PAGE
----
Besides, when it comes to events, they are not all AMAZING! They’re not always full of INCREDIBLE brands and it’s not necessarily a group of FANTASTIC people. Sometimes they’re small, even tiny events, with 3 brands in attendance who have nothing to do with your blog. Nonetheless, the feedback about these events always propagates in the realms of awe.
I feel the blogosphere needs a large injection of reality into it’s bubble-like ecosystem. It encourages people to be superlative about experiences, it promotes unalloyed bubbliness about everything that happens in your life. The unwritten code of blogging suggests that negativity is heresy and I get the impression that some people would rather drown kittens in private, than state negative views, publicly, in a blog or social media post.
You’re a bunch of amateurs.
From the very beginning of blogging I had a fear of being seen as terminally amateur. I was concerned about the perception of bloggers and how the barrier to entry is non-existent, anyone can appear online and have a voice. But simply having a voice is very different to having respect, that’s earned through time, engagement and experience.
But there’s a damn good reason why we’re seen as amateurs, it’s because 99% of bloggers are very amateur. I’ve been privy to content submissions to brands, and it can be extraordinarily amateur. Companies receive freebie requests from people whose content has awful photos, spelling mistakes and 23 Twitter followers, thereby projecting the amateur-night credentials of bloggers directly into the world of business. Then bloggers get angry when businesses treat us like the amateurs that we are.
The catch is that blogging is unique, because it spans a vast range of abilities from nervous, first-time bloggers with good intent, through to free-ride blaggers with bad intent. At one end of the content quality scale, we have bloggers producing highly polished work which happily sits alongside the best of the nation’s established media outlets. At the other end is the blogging equivalent of fake news.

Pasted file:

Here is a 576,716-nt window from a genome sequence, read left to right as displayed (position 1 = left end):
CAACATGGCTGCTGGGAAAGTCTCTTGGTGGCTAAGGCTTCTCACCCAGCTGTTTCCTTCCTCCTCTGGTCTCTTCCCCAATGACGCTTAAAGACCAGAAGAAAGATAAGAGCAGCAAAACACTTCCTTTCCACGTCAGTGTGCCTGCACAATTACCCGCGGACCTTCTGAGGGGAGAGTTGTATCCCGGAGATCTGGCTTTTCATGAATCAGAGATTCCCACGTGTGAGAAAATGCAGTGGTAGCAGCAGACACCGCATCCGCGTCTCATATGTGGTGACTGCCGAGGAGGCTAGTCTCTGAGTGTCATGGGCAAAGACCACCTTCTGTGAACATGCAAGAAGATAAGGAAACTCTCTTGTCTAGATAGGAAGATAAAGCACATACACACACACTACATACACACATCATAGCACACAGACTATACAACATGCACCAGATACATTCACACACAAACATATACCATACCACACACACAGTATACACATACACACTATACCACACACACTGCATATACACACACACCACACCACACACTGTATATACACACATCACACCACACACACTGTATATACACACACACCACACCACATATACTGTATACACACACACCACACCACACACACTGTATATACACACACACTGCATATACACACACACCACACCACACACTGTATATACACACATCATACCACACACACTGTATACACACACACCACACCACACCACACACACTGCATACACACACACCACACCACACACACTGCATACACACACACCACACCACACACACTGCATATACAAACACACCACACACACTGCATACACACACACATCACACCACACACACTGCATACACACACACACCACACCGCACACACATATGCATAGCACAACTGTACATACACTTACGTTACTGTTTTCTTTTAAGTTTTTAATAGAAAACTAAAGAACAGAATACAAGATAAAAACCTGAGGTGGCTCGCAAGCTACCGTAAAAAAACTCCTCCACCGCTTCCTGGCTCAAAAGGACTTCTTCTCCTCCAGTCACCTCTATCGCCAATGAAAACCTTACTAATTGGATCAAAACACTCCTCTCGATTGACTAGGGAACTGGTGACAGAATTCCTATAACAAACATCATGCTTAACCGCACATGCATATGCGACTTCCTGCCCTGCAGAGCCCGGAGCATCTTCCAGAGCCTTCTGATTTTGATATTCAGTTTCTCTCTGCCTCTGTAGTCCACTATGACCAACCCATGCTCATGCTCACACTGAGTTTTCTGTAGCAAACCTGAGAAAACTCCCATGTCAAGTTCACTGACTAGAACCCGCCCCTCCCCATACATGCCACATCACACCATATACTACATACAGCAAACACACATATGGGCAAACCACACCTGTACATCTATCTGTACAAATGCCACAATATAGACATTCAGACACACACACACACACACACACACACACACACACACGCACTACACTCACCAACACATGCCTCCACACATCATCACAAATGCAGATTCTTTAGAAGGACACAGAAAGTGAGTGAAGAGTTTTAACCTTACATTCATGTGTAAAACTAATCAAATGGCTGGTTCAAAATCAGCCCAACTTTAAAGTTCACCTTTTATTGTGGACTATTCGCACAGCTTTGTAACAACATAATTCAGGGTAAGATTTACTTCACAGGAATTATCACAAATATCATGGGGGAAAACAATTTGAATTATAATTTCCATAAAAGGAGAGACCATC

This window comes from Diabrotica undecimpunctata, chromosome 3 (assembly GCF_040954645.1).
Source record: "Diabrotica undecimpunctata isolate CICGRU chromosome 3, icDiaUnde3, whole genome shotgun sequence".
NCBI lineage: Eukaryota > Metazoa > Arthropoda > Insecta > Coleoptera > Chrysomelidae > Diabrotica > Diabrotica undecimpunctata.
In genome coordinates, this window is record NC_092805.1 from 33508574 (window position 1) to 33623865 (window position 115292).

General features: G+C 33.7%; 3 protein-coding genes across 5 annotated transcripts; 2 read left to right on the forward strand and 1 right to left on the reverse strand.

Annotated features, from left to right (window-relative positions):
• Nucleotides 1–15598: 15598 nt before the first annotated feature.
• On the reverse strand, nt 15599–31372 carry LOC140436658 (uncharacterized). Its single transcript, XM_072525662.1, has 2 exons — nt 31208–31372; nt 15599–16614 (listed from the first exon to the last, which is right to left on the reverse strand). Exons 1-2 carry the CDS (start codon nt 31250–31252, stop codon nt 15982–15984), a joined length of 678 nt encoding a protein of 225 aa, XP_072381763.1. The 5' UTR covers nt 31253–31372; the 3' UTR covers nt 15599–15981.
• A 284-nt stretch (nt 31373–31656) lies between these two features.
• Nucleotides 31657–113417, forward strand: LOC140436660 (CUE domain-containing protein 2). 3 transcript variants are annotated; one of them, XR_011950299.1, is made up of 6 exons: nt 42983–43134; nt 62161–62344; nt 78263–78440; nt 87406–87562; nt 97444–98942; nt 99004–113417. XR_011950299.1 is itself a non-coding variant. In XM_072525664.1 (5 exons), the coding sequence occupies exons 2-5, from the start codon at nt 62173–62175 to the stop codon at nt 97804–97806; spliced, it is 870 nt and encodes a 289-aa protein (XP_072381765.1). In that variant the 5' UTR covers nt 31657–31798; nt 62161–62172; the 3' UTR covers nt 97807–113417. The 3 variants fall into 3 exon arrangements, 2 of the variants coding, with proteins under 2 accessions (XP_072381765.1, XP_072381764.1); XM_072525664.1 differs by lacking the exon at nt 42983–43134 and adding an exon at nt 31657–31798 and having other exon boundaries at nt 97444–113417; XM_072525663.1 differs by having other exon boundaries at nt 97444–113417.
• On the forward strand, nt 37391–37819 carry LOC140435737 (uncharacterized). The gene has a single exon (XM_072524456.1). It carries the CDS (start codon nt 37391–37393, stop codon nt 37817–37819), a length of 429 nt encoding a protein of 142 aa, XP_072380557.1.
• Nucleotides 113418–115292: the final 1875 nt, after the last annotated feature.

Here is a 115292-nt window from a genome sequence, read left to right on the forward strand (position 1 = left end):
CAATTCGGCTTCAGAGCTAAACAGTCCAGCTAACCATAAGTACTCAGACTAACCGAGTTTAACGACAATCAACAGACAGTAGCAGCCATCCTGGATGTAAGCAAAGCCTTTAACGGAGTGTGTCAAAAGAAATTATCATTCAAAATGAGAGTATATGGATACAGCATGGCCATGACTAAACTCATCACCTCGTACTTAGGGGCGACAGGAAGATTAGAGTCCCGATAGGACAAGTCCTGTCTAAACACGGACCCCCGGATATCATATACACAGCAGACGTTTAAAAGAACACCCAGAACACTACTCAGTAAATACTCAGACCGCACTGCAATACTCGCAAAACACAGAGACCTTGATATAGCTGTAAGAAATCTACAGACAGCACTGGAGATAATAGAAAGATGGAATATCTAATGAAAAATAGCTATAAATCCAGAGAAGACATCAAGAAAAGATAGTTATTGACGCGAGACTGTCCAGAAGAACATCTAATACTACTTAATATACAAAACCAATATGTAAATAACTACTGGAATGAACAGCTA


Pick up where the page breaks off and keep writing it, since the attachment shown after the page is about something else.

Full of Tossers.
I’d happily get away from the huge levels of fake, superficial, self promoting bullshit that pervades many corners of the blogging world. The turgid body of content that gets vomited through social media on a daily basis is unbearable. As Kip Hakes astutely pointed out last week:
I'd like to come here to see how the world is reacting to the Syrian strikes. Instead I'm wading through autopost fluff. You're all dicks.
— Kip Hakes (@kiphakes) April 7, 2017
Yes, exactly. I wondered why I disliked Twitter at the moment, then I realised that my feed is a 20:1 self-promotion to ‘real’ tweet ratio.
I thence came across a storm in an sponsored-post teacup, all provocated by a company tarring bloggers with the same brush.
“Brands copy us now all the time. They try to do what we did with Cocoa Brown when we initially started…working with bloggers to try and grow their brand. But that game is dead now, there’s absolutely no authenticity left in that business.
When I started Cocoa Brown bloggers still had credibility…they were telling the truth about the products that they tried. Now, the value of a blogger endorsement is nothing — there are no bad reviews anymore.
There was an authenticity in the market when we started, you sucked up the bad reviews and delighted in the good reviews but at least it was real.”Cocoa Brown's Marissa Carter
Although Marissa Carter was blunt in her appraisal, not to mention it being a broad, sweeping statement, she had a very good point. Bloggers have become a way to populate cyberspace with a product, rather than being independent critics of the product.